Few film genres are as concerned with judgment of their (frequently female) characters’ pasts and/or current sexual transgressions as horror. Whether it’s Michael Myers stabbing babysitters to death for daring to have sex with their boyfriends in John Carpenter’s Halloween or an entire neighborhood’s teenagers being terrorized in their dreams by Freddy Krueger as revenge for their parents’ previous vigilantism towards the local pedophile in Wes Craven’s A Nightmare on Elm Street, horror has traditionally allowed its characters very little in the way of bodily autonomy. When characters in horror movies dare exercise the little of it that they have been granted, they frequently receive violent punishment for doing so.

Held, Chris Lofing and Travis Cluff’s feature-length directorial debut, seems to view itself as fitting very much within this generic lineage, but with a modern, post-#MeToo twist. The story revolves around Henry (Bart Johnson) and Emma (screenwriter Jill Awbrey), an upper-middle-class couple in their mid-to-late-forties whose sleek, ultra-modern, but also isolated and rural rented holiday home has its Internet of Things infrastructure taken over by a malevolent, unseen stranger (Ryan Shoos) whilst implants are drilled into their skulls which allow this stranger to threaten them into complying with his orders. These orders seem to be increasingly predicated on a post-feminist perception that women’s emancipation has diminished romance within marriages and destabilized the 1950s-style nuclear family as a societal institution.

Though this film is, for the most part, schlocky and undistinguished, there are several aspects that are genuinely well-executed. The stranger’s initial command to the couple over the phone to “obey us” is performed by Shoos in a shocking manner, and the sudden vibrations of a phone actually made me jump, as did the intrusion of electric white noise that heralded the second scene depicting the implants’ insertions. These sorts of quiet-quiet-bang scares are the sort of routine, generic shocks that Held pulls off fairly well.

The music in the aforementioned “obey us” scene is heavy-handed and partially overpowers Shoos’ delivery of his dialogue. Awbrey (who is making her feature-length acting debut here) overacts Emma’s initial discovery of the implant, and when we finally get a relatively clear view of the antagonist, he cuts a ridiculous, unintentionally comical figure. The main problem with the film, though, is that it positions itself front-and-center in its publicity as being a feminist story about a woman’s fight for sexual independence from men (Cluff describes it optimistically as “the Get Out of the #MeToo movement” in the press release), meaning that what’s ostensibly intended as a major twist moment around two-thirds of the way through will be totally unsurprising to any audience member in possession of this knowledge. A director wanting moments like these to come as unexpected jolts would do well to stay silent on the film’s overarching themes in pre-release publicity.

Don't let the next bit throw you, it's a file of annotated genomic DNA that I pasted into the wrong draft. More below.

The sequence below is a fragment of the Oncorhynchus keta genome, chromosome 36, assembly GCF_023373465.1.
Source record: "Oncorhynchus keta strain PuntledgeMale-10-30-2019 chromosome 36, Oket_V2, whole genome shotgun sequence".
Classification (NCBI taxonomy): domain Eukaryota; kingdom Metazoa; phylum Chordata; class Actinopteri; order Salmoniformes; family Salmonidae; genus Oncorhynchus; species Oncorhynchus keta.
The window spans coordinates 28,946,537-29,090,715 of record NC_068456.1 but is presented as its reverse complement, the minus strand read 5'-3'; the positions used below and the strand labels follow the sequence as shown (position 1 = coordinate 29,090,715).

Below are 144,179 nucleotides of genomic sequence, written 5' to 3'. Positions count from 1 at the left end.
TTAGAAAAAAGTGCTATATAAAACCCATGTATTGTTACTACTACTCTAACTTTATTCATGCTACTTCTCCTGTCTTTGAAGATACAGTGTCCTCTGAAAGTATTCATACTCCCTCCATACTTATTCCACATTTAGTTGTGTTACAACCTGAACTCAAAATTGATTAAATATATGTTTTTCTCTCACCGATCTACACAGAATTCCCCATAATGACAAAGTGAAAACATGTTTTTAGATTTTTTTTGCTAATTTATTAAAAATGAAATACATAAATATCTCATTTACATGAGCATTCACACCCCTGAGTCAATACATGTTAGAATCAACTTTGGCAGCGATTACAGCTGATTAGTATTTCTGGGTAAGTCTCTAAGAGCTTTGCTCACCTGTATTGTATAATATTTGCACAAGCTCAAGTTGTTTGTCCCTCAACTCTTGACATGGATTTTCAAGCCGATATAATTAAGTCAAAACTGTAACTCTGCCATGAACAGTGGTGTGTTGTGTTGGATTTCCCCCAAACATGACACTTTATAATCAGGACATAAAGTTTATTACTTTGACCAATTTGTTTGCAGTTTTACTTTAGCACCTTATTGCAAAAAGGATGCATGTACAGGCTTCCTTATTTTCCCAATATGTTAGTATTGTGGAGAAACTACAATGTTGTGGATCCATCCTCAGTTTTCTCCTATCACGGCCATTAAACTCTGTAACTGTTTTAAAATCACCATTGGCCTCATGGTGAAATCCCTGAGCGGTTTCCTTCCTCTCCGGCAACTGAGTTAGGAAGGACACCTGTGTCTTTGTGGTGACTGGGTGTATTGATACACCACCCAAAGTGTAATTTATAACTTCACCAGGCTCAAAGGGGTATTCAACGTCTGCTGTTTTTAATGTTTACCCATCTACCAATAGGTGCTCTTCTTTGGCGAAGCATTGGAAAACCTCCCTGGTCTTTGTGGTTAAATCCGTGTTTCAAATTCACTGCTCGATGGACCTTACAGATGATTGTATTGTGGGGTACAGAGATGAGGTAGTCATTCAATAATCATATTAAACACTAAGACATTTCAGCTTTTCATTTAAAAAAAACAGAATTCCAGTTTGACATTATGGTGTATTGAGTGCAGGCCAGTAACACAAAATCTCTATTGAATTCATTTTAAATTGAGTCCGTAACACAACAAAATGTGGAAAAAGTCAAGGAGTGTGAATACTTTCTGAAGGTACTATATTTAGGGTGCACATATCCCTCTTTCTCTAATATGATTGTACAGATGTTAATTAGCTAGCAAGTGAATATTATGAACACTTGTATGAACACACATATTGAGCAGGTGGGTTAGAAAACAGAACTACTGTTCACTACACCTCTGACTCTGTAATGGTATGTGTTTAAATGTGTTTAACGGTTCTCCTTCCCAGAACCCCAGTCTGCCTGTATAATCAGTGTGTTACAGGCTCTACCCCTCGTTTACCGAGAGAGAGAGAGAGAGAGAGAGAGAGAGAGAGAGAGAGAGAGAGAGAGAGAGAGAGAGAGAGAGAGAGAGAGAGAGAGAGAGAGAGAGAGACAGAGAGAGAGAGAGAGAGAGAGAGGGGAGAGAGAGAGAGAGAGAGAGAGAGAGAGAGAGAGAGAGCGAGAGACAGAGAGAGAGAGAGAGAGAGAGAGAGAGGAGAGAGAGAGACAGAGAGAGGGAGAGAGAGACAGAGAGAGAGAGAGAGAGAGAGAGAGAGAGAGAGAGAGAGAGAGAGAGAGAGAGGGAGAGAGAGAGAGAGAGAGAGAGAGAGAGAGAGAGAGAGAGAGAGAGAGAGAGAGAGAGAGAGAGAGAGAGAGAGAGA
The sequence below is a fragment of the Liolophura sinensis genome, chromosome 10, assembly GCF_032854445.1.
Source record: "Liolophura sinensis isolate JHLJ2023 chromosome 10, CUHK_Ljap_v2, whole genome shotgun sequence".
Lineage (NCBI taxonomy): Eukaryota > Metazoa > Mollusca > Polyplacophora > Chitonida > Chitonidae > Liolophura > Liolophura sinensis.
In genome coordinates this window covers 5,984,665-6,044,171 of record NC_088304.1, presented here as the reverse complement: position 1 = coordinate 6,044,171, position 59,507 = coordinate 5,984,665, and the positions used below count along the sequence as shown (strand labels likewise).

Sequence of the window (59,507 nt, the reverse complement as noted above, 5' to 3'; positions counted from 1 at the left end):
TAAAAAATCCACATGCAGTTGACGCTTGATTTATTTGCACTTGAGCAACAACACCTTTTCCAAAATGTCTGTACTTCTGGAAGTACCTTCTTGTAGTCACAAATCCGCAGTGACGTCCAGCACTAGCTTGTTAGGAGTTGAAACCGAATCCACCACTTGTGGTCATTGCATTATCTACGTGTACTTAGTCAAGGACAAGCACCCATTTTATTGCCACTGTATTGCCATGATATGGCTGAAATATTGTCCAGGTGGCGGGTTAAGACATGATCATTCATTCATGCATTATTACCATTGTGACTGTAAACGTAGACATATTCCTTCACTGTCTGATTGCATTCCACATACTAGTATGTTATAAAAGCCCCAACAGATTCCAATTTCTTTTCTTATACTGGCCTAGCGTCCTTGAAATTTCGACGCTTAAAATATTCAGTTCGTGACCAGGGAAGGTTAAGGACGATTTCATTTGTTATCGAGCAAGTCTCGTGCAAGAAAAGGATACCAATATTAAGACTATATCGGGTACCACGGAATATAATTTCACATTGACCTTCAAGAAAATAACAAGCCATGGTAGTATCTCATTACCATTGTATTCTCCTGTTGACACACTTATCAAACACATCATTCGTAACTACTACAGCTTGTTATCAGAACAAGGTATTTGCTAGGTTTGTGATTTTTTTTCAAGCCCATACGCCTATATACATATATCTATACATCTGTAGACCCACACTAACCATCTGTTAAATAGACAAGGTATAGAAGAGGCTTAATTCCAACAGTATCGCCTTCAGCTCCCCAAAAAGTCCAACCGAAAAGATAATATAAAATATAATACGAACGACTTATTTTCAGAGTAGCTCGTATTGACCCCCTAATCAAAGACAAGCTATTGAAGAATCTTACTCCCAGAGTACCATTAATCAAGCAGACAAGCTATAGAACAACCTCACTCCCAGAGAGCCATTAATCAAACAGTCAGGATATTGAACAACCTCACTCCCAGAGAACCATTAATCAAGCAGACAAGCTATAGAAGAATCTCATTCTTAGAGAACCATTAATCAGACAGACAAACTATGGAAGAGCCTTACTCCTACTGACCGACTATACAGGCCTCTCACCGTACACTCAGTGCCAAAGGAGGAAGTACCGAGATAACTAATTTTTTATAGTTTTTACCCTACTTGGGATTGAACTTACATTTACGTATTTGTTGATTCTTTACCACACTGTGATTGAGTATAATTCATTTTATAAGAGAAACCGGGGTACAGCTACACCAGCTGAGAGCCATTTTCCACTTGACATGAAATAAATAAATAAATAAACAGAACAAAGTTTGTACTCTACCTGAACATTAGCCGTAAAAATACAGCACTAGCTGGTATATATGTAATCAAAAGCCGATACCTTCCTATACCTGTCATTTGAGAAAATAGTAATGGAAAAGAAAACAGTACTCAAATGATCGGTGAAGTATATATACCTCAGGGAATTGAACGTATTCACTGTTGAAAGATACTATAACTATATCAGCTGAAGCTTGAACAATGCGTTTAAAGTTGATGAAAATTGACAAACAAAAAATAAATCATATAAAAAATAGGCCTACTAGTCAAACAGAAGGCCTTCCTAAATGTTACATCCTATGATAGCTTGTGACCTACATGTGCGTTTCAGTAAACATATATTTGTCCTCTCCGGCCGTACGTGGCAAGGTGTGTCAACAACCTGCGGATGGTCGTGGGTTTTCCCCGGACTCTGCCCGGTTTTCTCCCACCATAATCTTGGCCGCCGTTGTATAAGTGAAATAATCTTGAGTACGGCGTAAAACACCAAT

Ultimately, Held is a moderately entertaining potboiler that has its fair share of shocks, which is a crucial quality in a horror movie. Unfortunately, too many of its elements are fumbled and poorly executed (including, crucially, its big reveal) for it to elevate itself above the status of diverting, mildly enjoyable B-movie horror. It is clearly a film that wishes to impart a message to its audience but it does so very heavy-handedly and a lighter touch would have been welcome.

A moderately entertaining potboiler that has its fair share of shocking moments, but too many of its elements are fumbled and poorly executed.
58 %
Mildly enjoyable horror
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